A lot of what we’re seeing in the news recently with public markets not being receptive to the latest wave of tech IPO’s is ultimately the result of quasi-IPO’s that have been led in the private markets as a result of significant later stage funding from conglomerates like Softbank and crossover firms like TRowe and Fidelity. This is an upward bias at its finest and cracks are starting to show in the thinking.
The public markets in general are not buying the valuations here (Uber, WeWork, SmileDirect, etc) and there’s a general lack of excitement in IPO’s recently by retail investors. This is because most of the value creation has happened in the private markets so the days of thinking you can capture significant upside is waning. Amazon had raised only $8m from KCPB before going public in 1997. Compare that to how much Uber (or WeWork) have raised privately. It’s possible as a retail investor to have made incredible returns because the real value capture happened in the public markets.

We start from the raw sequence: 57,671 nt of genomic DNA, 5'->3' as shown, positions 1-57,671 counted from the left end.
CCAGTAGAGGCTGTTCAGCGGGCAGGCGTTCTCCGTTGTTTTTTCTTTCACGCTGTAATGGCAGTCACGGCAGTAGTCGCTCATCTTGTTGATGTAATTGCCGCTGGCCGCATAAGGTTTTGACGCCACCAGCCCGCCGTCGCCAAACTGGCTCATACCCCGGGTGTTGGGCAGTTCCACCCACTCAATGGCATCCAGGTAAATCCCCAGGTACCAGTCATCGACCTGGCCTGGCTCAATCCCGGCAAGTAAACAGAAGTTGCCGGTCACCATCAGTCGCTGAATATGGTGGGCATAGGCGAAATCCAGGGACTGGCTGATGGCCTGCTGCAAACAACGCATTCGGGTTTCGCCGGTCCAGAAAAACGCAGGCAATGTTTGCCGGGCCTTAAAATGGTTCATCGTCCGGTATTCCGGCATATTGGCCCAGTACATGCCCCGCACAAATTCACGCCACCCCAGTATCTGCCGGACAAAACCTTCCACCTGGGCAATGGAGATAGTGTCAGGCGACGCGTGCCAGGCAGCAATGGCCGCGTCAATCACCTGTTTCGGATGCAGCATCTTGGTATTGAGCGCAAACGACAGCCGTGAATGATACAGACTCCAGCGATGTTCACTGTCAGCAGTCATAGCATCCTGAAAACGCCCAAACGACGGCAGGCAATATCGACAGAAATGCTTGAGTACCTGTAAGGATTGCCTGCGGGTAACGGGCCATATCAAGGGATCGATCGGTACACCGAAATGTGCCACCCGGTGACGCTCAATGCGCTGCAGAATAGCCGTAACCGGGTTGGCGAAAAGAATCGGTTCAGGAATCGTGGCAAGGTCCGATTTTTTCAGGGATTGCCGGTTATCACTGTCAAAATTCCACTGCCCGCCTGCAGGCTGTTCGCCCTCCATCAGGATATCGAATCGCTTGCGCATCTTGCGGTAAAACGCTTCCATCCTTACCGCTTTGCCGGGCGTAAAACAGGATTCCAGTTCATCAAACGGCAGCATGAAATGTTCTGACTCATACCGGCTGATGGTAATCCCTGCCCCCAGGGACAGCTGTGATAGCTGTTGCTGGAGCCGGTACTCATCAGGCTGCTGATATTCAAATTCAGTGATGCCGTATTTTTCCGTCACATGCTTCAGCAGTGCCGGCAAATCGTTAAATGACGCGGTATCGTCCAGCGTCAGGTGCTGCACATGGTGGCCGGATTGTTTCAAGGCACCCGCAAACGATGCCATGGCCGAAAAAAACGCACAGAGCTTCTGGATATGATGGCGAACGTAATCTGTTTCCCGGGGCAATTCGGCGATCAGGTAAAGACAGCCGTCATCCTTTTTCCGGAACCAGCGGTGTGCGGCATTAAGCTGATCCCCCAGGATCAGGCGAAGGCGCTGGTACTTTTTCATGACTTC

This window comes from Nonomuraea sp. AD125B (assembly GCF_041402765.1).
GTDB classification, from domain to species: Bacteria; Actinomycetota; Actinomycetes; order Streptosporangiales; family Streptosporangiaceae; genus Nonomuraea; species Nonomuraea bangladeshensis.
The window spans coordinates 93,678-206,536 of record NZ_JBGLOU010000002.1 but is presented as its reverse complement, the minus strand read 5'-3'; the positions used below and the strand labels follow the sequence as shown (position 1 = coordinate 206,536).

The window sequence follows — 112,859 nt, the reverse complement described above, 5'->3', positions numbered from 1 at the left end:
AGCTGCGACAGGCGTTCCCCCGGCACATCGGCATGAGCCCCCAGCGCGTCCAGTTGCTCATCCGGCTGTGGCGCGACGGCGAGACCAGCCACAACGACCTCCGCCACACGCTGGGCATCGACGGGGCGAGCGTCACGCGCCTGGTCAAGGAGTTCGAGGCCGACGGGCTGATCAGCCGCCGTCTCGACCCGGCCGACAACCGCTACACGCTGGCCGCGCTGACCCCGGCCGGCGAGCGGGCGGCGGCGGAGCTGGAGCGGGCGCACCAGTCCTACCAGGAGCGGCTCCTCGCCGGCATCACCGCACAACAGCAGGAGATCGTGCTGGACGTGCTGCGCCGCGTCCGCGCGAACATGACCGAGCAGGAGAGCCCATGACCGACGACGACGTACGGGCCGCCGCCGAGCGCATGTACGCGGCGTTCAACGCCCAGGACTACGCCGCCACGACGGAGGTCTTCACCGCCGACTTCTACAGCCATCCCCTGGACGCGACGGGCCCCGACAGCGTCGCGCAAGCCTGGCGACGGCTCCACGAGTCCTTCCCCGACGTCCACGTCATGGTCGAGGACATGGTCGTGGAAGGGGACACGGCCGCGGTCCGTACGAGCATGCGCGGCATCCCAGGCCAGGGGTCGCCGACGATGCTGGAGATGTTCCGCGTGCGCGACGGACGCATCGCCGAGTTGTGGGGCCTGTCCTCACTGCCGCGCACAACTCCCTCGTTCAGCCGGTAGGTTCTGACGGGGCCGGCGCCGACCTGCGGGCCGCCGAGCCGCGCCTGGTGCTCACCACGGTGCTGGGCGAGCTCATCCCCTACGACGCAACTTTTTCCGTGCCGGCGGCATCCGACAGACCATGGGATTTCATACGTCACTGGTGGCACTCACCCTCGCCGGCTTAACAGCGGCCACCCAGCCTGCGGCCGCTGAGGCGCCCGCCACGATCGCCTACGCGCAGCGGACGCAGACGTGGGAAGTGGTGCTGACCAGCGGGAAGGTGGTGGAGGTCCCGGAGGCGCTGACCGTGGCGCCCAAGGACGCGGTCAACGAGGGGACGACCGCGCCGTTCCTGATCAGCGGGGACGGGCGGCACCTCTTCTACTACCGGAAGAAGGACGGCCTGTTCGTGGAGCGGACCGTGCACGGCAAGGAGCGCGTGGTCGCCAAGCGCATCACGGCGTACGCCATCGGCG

Whereas in 1999, the public markets got hit the hardest with overvalued tech companies, it appears now the private markets are having their own dot.com style crash.